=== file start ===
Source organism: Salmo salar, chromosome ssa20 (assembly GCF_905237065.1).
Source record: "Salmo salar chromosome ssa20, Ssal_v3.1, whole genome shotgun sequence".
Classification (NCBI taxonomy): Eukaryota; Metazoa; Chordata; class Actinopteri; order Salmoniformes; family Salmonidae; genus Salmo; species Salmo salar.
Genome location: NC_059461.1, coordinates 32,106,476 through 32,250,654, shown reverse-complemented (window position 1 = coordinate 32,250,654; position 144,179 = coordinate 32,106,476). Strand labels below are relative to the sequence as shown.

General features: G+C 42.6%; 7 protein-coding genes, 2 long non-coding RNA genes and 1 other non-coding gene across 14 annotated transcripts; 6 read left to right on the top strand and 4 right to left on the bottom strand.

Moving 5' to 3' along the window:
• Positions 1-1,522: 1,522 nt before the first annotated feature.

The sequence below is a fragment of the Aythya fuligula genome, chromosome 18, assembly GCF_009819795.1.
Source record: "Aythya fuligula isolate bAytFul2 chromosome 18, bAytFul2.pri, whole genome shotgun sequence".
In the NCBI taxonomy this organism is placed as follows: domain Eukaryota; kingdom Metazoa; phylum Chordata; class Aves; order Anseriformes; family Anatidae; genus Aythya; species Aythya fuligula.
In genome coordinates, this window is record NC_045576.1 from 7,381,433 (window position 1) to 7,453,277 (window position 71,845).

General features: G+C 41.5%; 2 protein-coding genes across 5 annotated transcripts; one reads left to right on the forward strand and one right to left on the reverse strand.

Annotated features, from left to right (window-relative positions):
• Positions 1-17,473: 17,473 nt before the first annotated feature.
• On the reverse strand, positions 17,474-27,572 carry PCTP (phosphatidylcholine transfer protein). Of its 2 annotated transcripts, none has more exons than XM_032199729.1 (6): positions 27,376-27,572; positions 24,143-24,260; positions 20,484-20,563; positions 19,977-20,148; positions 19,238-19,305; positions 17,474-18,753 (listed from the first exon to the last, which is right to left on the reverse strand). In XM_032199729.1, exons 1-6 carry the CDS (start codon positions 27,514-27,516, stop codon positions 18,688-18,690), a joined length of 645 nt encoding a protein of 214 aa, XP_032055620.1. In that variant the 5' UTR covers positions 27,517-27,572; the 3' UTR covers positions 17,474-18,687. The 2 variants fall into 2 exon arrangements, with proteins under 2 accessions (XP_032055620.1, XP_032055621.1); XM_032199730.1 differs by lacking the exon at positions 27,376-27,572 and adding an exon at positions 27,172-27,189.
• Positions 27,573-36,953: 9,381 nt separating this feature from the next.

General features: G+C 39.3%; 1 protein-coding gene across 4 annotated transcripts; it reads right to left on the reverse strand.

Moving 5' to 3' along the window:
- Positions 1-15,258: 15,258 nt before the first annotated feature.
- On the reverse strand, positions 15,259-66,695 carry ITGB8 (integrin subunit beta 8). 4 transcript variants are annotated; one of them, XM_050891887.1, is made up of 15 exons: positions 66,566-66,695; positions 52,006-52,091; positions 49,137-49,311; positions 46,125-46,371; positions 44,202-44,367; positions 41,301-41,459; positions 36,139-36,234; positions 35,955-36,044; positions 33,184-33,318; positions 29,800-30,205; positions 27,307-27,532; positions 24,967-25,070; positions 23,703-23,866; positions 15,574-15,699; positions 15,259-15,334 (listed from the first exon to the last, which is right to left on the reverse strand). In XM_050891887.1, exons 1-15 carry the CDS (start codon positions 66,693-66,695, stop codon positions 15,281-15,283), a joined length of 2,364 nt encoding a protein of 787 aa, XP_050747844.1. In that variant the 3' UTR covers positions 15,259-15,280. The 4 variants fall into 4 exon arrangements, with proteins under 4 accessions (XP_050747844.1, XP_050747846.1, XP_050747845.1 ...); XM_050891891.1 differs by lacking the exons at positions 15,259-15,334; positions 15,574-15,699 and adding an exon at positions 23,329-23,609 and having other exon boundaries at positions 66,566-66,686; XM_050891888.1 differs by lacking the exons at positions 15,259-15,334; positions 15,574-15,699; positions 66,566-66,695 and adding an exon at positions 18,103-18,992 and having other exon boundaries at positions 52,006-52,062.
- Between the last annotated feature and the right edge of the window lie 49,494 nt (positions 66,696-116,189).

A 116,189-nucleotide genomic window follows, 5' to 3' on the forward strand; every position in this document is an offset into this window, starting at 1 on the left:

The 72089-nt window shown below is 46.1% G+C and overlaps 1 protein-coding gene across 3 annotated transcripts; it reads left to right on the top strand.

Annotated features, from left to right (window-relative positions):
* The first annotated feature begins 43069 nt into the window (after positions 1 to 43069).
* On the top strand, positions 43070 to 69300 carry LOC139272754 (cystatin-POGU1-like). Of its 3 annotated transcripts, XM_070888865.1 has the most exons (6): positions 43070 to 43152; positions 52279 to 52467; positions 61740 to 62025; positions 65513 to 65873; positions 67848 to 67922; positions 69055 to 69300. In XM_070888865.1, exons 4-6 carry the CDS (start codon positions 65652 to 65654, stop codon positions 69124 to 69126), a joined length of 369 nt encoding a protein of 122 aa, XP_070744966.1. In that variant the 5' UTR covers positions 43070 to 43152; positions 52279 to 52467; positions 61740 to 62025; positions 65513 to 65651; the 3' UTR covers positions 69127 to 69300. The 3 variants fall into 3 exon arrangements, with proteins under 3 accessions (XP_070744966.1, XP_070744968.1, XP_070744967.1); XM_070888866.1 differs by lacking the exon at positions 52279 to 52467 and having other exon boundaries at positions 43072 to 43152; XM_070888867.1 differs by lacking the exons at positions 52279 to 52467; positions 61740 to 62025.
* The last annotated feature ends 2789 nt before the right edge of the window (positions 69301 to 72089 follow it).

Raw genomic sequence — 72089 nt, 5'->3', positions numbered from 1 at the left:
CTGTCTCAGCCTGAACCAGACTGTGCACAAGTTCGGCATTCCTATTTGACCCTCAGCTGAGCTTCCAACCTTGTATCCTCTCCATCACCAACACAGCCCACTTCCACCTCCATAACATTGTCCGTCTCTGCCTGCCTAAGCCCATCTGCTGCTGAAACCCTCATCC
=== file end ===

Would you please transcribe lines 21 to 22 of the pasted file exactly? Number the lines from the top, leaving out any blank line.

- Between the last annotated feature and the right edge of the window lie 49,494 nt (positions 66,696-116,189).

A 116,189-nucleotide genomic window follows, 5' to 3' on the forward strand; every position in this document is an offset into this window, starting at 1 on the left: